Reflections on Reader Feedback, Part 1


Many thanks to those of you who answered my Lean Blog Reader Survey. I appreciate the comments and it was a good chance for reflection (sometimes referred to as “hansei” in the Lean world, using the Japanese word).

One question was asked to find out what percentage of my readers are from healthcare, as I've naturally increased the percentage of blog posts that are specifically about healthcare. Here is the pie chart, where the numbers reflect the # of responses.

You can see it's right about an even split, where about 1/3 of the readers identify as being from healthcare.

The “other” category included: academia, consulting, construction, logistics, government, software & IT, retail, telecom, and “ornamental horticulture.” I think this diversity helps illustrate that “we're different” shouldn't be a barrier to learning about Lean (as I blogged about here).

Job titles were very diverse as well, including: account manager, CEO, consultant, many many many variations of Lean or continuous improvement titles, clinical microbiologist, data architect, engineer, general manager, MD, operator, public relations coordinator, quality _____, senior pathologist and VP of sales and marketing.

Lots of managers and lots of directors (probably the bulk of my readership comes from these organizational levels from implementers through directors. Seems like we aren't quite reaching top leadership in the discussion here.

Within healthcare, we have a lot of facilitators and internal consultants primarily. One nurse, a few physicians, a few managers and a couple of Senior Leadership Team members (including a healthcare CEO).

I asked how often people visit the site, here is the breakdown:

Thank you to the loyal readers and repeat visitors. It actually feels like there is a pretty consistent community in the Lean Blog world. There are familiar faces and names in the comments and I appreciate the repeat readers. The web stats show about 7o0 readers in a given weekday, with about 200 being flagged as repeat readers (which isn't completely knowable, given the way that web stats work).

I will post a second time, reflecting on the free-form comments and feedback that I received.

Based on the stats and what I've presented here, I am going to continue the Lean Blog pretty much the way it has evolved:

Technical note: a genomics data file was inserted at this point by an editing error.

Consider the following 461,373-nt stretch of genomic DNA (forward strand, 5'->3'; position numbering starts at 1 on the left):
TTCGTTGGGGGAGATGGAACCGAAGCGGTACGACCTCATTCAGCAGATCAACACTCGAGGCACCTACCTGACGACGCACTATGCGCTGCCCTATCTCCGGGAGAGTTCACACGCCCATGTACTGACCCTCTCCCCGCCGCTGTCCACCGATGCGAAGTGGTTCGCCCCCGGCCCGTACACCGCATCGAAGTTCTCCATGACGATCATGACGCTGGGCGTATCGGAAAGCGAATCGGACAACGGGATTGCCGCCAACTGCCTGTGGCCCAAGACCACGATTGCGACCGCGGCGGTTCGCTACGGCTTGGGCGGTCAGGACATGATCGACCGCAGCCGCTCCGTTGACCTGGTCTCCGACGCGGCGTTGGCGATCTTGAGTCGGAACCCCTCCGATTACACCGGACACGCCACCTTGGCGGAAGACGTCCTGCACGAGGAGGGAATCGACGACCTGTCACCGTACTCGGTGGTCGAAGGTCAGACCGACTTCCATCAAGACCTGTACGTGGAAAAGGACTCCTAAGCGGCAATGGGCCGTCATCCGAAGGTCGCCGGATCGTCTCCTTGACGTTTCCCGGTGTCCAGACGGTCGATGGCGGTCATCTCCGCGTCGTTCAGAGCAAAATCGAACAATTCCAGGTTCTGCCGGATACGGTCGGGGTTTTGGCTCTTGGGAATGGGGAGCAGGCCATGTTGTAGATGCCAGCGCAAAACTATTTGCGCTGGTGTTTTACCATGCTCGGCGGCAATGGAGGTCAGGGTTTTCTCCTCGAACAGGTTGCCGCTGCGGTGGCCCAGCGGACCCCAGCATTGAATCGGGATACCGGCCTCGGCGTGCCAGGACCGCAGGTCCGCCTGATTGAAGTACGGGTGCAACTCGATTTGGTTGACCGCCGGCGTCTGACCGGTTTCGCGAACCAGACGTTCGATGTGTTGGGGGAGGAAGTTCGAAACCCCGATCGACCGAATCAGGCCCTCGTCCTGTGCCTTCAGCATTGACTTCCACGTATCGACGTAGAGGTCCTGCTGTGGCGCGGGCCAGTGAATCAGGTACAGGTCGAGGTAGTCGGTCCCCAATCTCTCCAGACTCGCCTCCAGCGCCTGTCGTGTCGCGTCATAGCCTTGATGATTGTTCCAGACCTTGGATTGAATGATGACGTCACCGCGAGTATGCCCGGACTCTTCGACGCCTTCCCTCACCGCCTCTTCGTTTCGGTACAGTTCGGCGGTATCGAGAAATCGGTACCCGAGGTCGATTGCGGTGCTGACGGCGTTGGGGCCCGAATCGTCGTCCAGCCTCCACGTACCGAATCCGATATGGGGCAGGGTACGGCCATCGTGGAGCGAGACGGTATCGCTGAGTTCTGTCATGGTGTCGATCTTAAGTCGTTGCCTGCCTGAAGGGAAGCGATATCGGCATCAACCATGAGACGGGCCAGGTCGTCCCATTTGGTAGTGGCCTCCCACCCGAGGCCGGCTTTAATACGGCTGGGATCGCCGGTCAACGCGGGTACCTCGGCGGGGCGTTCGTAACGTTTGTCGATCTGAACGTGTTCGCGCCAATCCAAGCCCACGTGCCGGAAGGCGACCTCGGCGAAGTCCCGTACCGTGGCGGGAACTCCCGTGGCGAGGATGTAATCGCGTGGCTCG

• Present a mix of “Lean healthcare” posts along with some posts about manufacturing and some that are “general Lean” posts about universal lean comments.

I will continue to present this mix. I had been sort of considering making this a “Lean Healthcare” blog exclusively, but I think that isn't what the readership wants. I wasn't 100% certain that was the way to go, it was just a bit of a leaning (sorry for the pun). This might be more clear when I post some of the free form comments that helped steer me back toward keeping things going the way they are. I think keeping things on a very diverse and general level is helpful to the healthcare readers AND those from other industries and fields. Your feedback helped clarify that.

I will continue “kaizen-ing” the blog — there won't be much radical change (“kaikaku”).

Reminder to the regular readers on my “cadence” — my regular routine is to queue up the morning post to release at 5 AM and, if I do an afternoon post (typically shorter), it releases at 1 PM (eastern time). I don't have 100% on time delivery, but it's close.

Here is Part 2 of my reflections



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Mark Graban is an internationally-recognized consultant, author, and professional speaker who has worked in healthcare, manufacturing, and startups. His latest book is Measures of Success: React Less, Lead Better, Improve More. He is author of the Shingo Award-winning books Lean Hospitals and Healthcare Kaizen, as well as The Executive Guide to Healthcare Kaizen. He also published the anthology Practicing Lean that benefits the Louise H. Batz Patient Safety Foundation, where Mark is a board member. Mark is also a Senior Advisor to the technology company KaiNexus.

1 Comment
  1. […] Mark Graban on August 15, 2009 · 3 comments Following up on Part 1 of my Reader Survey reflection exercise, here is Part 2. Thanks for the 113 survey responses and for the time you took […]

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